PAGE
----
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Immigrantes_American Allstars in the ACCESS, An Ordinary Notion exhibition

It has been 100 years since the introduction of the Equal Rights

Amendment (ERA). This exhibition honors Alice Paul, a suffragist who re-wrote the Amendment in 1943, expanding the language to align with the recently passed legislation. Dubbed the 'Alice Paul Amendment,' the new Amendment stated, 'Equality of rights under the law shall not be denied or abridged by the United States or any state on account of sex.' The 19th Amendment, granting women suffrage, is the only mention of the word 'woman' in the U.S. Constitution. Furthermore, the only right guaranteed to women by federal law is the right to vote. The ERA has yet to be ratified.


JURORS

Elizabeth Addison, NCWCA Exhibitions Chair, Visual Artist, Educator, Curator

Karen M. Gutfreund, Independent Curator, Consultant, Artist

Meghan Lewis MacLeod, Ph.D., Ecofeminist Artist, Creative Arts-based Counselor, WCA LGBTQ+ Pod Leader


VENUE: Arc Studios & Gallery, 246 Folsom St, San Francisco, CA 94103

1. In-person Panel Discussion with Molly Gonzales (Alice Paul Institute) and Deborah L. Hughes (Susan B. Anthony House and Museum): Saturday, June 15, 2024, 3–5 pm, Arc Gallery.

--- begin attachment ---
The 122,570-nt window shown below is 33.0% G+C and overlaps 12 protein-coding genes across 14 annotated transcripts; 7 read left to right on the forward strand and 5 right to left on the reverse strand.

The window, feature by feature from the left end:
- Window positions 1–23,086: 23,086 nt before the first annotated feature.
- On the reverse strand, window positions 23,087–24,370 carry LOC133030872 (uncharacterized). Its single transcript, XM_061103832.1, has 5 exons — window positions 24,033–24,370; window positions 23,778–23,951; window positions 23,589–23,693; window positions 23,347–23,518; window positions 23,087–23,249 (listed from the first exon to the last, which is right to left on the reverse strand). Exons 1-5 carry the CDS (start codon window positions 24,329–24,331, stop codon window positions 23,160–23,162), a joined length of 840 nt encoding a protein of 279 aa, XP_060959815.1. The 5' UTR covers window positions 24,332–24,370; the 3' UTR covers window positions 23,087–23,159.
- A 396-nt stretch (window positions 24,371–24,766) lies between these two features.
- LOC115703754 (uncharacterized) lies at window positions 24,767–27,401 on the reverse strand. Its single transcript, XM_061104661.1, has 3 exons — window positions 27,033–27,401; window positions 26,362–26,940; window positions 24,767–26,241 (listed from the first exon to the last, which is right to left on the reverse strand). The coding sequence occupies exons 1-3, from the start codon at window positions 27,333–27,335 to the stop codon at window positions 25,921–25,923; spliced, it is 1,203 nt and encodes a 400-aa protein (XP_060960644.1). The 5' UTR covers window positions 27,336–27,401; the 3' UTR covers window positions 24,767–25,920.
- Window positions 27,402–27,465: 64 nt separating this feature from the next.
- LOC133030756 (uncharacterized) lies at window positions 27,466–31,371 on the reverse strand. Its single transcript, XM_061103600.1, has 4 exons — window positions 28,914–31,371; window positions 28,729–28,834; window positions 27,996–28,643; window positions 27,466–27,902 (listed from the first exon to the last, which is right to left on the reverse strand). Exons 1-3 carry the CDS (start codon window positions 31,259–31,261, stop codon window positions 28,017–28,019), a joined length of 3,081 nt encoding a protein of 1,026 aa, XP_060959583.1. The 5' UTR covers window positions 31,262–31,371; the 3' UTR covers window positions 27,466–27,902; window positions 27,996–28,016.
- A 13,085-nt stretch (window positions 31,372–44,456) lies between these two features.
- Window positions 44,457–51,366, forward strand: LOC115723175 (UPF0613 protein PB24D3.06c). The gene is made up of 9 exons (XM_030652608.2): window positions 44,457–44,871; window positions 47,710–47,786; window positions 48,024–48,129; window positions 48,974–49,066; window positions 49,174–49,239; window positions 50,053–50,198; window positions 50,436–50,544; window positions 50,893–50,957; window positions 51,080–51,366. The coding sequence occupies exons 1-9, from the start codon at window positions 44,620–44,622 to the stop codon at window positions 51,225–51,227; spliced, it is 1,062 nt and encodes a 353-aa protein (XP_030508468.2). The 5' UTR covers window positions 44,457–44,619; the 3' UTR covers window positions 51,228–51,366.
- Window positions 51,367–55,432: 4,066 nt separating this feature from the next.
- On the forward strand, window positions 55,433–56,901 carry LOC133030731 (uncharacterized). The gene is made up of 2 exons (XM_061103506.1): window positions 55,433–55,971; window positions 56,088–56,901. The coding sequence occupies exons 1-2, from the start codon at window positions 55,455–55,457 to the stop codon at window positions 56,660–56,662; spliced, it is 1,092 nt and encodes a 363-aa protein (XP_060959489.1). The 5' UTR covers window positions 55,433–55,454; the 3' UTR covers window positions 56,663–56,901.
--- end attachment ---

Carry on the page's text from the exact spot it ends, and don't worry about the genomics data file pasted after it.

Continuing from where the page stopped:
2. In-person Opening Reception: Saturday, June 15, 2024, 7–9 pm, Arc Gallery


3. Online Artist Talk: Thursday, June 20, 7–8 pm. Facebook event: 


4. In-person Curatorial Tour: Sunday, June 23, 1:30–3:30 pm, Arc Gallery.


5. Music & Poetry Event: Sunday, July 7, 3–5 pm, Arc Gallery


About my painting: Immigrantes_American Allstars.

A turning point in my work came when I met a family from Venezuela, the Olartes. They were seeking political asylum in a refugee camp with over 2,000 people in Matamoros, Mexico. These families had been waiting seven months under dire conditions to be granted immigration status. In particular, the mothers struck me with their life force and resilience. The pandemic curtailed further investigations.

These families sought a better life for their children and freedom from tyranny and oppression. Immigrants leave their home countries because of the injustices brought about by global wealth and global warming, only to discover structural racism with low minimum wages and insufficient health and safety protections. Their resiliency and persistence prevail. Enduring living in tents for months or years, their prayers keep them resilient. As a Mexican, I have experienced and witnessed these injustices and disparities.

Not only sketching and photographing but recording their stories charged my art practice. My current work is narrative and direct, addressing issues faced by immigrant families who work in the farmlands during the week and come into the city to sell their produce and mothers working in domestic, service, and/or childcare jobs. I would like these paintings to help advocate for their rights and better realities.


seeking political asylum in a refugee camp
wanting better futures for their families

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